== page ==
Shrek (Series)

4 – Shrek Forever After; Shrek Forever After is a prime example of how a film series can die out from simple exhaustion. This family flick in particular is a casualty of using the same tired formula across four films and almost a decade’s time. Shrek Forever After not only uses the same formula, but it also adds very little at all. The extra star powers in voice acting – such as Jon Hamm and Craig Robinson – aren’t put to good use and have only minor roles. Unlike each of its predecessors, there aren’t any lines that stand out or are memorable without going back to rewatch the whole movie. The characters don’t have much growth or big crucial arcs other than a comparatively unique antagonist in Rumplestiltskin. However, Rumplestiltskin is more unique as an antagonist from a conceptual standpoint than he actually is in film. Shrek Forever After is an unnecessary addition that is enjoyable –  yet stale – and had it never been produced we wouldn’t be missing much. Cinemaster Score: 5.5/10

3 – Shrek the Third; Shrek the Third is a very in the middle film. It is not nearly as bad as Shrek Forever After, but definitely not as good as the original and its sequel. Its story takes a different route entirely, reflecting on the struggles of fatherhood and responsibility. While it does make for some humorous scenes, the lack of attention brought to the supporting cast is apparent and does detract from the film as a whole. Having big name actors such as Seth Rogen, John Lithgow, and Amy Poehler matters little when the movie has such a lackluster script. The inclusion of Justin Timberlake’s character Arthur Pendragon as part of the main story does little to change the plot in any meaningful ways. On top of this, the sharp comedic energy that was present in the first two films is nowhere to be found here but instead low-brow gags and throwaway jokes. Shrek the Third was when the series took a turn for the worse, beginning the plunge in quality that only continued from there. Sadly, this film has little to no reason for existing, as it does not lead the series into exciting new ground or even tell a compelling story on its own. It is disappointing and quite easy to forget. Cinemaster Score: 6/10

2 – Shrek 2; Shrek 2 is a close second to its predecessor, containing most of the charm and humor that made the original so great – along with a unique story that introduces us to a colorful cast of characters. Mike Myers puts in another excellent performance as Shrek, conveying a plethora of emotions for the character throughout the film. The supporting cast of Cameron Diaz, Eddie Murphy, Antonio Banderas, and even Julie Andrews are likewise as good in their roles – creating memorable and well developed characters. What this sequel lacks, however, is the narrative focus of the original, whose small scale presented a much more heartfelt and cohesive story. Shrek 2 has moments where its plot becomes a little too convoluted as it balances multiple storylines and a large assortment of characters. This is not a major problem, but the straightforward plot of the original can be sorely missed at times. All in all, Shrek 2 is a well-made and enjoyable film that has just a little too much going on – putting it at 2nd for our ranking. Cinemaster Score: 8/10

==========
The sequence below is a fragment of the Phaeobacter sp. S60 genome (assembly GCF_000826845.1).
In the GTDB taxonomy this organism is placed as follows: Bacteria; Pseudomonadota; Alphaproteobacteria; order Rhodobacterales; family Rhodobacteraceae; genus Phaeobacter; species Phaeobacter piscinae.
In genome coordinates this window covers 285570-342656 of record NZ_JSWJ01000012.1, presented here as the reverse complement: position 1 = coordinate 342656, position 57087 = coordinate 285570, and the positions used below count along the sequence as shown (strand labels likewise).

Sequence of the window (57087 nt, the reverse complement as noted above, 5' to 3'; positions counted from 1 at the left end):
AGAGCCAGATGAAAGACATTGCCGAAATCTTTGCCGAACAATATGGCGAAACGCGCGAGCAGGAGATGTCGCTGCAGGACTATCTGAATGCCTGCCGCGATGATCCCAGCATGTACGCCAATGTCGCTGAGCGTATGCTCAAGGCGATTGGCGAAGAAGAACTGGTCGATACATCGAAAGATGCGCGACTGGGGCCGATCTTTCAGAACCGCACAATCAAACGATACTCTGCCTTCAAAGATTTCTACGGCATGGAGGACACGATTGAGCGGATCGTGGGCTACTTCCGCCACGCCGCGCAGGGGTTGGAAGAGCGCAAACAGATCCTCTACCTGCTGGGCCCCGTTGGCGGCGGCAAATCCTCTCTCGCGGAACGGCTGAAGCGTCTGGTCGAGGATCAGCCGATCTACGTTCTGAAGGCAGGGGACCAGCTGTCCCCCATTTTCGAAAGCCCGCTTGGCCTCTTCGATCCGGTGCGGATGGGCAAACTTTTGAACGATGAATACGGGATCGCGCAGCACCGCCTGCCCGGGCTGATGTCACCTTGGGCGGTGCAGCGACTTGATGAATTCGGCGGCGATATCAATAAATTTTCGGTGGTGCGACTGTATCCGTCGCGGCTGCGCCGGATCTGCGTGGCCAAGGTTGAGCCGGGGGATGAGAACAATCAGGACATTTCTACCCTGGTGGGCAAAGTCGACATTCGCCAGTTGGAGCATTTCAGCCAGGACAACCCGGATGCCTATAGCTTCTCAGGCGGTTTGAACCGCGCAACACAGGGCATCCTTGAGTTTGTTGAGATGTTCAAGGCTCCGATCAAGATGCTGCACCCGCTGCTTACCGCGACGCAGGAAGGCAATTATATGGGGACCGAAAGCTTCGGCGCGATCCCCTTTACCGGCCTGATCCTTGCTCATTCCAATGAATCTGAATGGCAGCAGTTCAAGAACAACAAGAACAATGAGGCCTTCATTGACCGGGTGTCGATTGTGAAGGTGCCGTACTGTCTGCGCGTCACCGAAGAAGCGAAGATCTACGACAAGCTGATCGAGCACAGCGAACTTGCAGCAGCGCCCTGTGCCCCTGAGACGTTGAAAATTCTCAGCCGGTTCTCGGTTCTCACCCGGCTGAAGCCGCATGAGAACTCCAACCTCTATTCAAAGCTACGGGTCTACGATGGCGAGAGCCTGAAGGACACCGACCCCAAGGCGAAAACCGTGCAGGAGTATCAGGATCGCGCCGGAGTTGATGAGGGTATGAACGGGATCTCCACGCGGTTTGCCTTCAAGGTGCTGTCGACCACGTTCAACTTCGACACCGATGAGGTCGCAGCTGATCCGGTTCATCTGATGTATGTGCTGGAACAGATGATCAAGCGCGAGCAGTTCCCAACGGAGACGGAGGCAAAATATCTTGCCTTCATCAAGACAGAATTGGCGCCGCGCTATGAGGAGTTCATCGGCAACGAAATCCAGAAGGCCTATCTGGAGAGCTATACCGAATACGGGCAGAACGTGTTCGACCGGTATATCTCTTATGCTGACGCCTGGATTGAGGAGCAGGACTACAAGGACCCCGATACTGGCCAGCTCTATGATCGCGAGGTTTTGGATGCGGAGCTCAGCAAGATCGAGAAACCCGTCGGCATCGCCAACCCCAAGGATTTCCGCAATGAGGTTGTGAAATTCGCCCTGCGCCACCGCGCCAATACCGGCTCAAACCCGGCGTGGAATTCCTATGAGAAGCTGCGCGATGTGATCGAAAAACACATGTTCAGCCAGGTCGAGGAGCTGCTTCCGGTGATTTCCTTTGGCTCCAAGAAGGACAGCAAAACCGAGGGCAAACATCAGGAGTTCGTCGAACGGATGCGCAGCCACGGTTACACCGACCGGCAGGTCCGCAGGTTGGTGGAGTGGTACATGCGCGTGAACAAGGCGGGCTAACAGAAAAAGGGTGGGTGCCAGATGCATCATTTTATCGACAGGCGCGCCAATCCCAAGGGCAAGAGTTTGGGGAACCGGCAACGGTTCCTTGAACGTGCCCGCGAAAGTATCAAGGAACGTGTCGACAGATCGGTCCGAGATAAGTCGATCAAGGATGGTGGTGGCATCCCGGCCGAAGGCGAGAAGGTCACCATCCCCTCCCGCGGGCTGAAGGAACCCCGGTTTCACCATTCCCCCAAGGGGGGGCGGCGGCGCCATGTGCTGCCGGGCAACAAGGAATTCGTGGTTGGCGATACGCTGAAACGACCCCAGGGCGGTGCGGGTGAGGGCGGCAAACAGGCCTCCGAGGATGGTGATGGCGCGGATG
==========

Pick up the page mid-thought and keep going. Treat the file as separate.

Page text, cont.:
1 – Shrek; In the category of animated children’s movies, Shrek is near the top of the hierarchy. Shrek is unique to its genre and stands out amongst other flicks with fairy tale natures. Mike Myers and Eddie Murphy show off their excellent voice acting abilities in the starring roles. Scattered throughout the entire hour and a half runtime are a plethora of jokes and memorable moments. Shrek as a character is well-rounded and a breath of fresh air in children’s movies. He and Donkey as a complimentary pair work to entertain and build off each other. Then you have the antagonist of Lord Farquaad (voiced magnificently by John Lithgow) who is the best to root against when the protagonist isn’t so friendly himself. The story told puts a nice twist on the stereotypical fairy tale with a good theme for younger viewers. Andrew Adamson and Vicky Jenson (Directors) bring the entirety of Shrek together to make a great movie that is loved by many to this day. Cinemaster Score: 8.5/10

Leave a Reply